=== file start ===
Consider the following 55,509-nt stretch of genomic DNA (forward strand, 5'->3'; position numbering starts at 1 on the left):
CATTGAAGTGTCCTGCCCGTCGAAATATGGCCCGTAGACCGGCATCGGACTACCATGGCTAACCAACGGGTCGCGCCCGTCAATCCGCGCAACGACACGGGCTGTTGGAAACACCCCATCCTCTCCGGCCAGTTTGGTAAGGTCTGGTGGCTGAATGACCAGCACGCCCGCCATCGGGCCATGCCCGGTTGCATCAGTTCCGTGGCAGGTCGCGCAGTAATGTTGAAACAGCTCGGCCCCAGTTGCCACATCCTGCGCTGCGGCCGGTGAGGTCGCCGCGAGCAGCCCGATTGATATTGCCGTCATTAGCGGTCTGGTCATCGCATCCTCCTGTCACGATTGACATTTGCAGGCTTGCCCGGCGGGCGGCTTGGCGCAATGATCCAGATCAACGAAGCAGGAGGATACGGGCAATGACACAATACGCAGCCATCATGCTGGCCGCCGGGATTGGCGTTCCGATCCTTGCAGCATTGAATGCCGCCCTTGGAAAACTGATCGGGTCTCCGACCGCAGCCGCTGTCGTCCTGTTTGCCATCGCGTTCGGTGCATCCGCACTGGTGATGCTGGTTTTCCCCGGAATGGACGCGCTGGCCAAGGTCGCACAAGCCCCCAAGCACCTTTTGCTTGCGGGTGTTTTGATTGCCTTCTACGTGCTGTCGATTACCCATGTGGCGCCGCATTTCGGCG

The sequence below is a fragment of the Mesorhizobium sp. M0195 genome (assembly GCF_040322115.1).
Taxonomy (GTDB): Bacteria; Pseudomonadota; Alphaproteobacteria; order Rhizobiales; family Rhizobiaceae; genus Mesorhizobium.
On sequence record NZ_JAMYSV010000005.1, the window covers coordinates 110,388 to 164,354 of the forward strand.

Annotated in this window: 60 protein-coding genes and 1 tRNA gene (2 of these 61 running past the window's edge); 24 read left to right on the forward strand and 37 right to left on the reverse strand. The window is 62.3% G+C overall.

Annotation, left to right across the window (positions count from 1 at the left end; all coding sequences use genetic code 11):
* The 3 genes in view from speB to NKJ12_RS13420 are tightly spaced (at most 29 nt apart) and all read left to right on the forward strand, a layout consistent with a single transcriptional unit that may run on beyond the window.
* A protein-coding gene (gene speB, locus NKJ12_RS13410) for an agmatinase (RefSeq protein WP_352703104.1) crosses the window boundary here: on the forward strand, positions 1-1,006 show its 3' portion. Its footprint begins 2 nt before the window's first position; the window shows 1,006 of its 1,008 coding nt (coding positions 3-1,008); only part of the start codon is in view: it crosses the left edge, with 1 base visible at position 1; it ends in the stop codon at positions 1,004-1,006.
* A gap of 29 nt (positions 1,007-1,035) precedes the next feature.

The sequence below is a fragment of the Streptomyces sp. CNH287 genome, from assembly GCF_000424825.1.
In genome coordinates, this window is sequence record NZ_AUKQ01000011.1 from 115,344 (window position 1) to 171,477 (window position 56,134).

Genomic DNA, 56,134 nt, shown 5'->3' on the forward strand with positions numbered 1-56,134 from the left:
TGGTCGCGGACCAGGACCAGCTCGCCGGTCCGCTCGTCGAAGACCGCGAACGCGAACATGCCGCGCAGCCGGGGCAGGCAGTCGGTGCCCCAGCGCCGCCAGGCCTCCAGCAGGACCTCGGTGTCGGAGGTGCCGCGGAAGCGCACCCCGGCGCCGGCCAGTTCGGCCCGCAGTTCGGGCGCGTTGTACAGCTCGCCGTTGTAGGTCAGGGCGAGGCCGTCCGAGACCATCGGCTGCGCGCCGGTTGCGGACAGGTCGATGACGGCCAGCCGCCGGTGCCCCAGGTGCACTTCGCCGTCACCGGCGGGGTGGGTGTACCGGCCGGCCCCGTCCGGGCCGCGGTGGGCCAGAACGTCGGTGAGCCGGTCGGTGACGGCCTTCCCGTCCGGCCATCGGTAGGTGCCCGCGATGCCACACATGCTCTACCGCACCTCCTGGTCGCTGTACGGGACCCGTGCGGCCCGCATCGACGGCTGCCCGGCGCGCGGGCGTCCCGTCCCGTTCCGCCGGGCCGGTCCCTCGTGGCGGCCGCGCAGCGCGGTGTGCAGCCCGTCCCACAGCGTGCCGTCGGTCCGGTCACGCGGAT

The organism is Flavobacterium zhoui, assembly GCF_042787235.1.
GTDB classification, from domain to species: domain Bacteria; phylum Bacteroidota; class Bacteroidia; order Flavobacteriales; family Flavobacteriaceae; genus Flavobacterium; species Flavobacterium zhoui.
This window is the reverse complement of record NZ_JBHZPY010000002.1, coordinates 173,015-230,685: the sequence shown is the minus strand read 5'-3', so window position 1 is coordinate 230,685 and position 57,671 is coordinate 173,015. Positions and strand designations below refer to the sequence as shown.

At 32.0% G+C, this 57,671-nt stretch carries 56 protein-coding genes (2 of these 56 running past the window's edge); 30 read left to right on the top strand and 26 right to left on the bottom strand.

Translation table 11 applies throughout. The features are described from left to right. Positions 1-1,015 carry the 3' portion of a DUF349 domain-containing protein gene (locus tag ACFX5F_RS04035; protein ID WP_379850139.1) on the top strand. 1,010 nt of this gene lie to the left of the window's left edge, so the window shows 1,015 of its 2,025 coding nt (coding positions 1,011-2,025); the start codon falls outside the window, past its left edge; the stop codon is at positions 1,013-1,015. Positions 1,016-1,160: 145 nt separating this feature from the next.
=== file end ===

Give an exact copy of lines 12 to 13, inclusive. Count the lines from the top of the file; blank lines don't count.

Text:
In genome coordinates, this window is sequence record NZ_AUKQ01000011.1 from 115,344 (window position 1) to 171,477 (window position 56,134).

Genomic DNA, 56,134 nt, shown 5'->3' on the forward strand with positions numbered 1-56,134 from the left: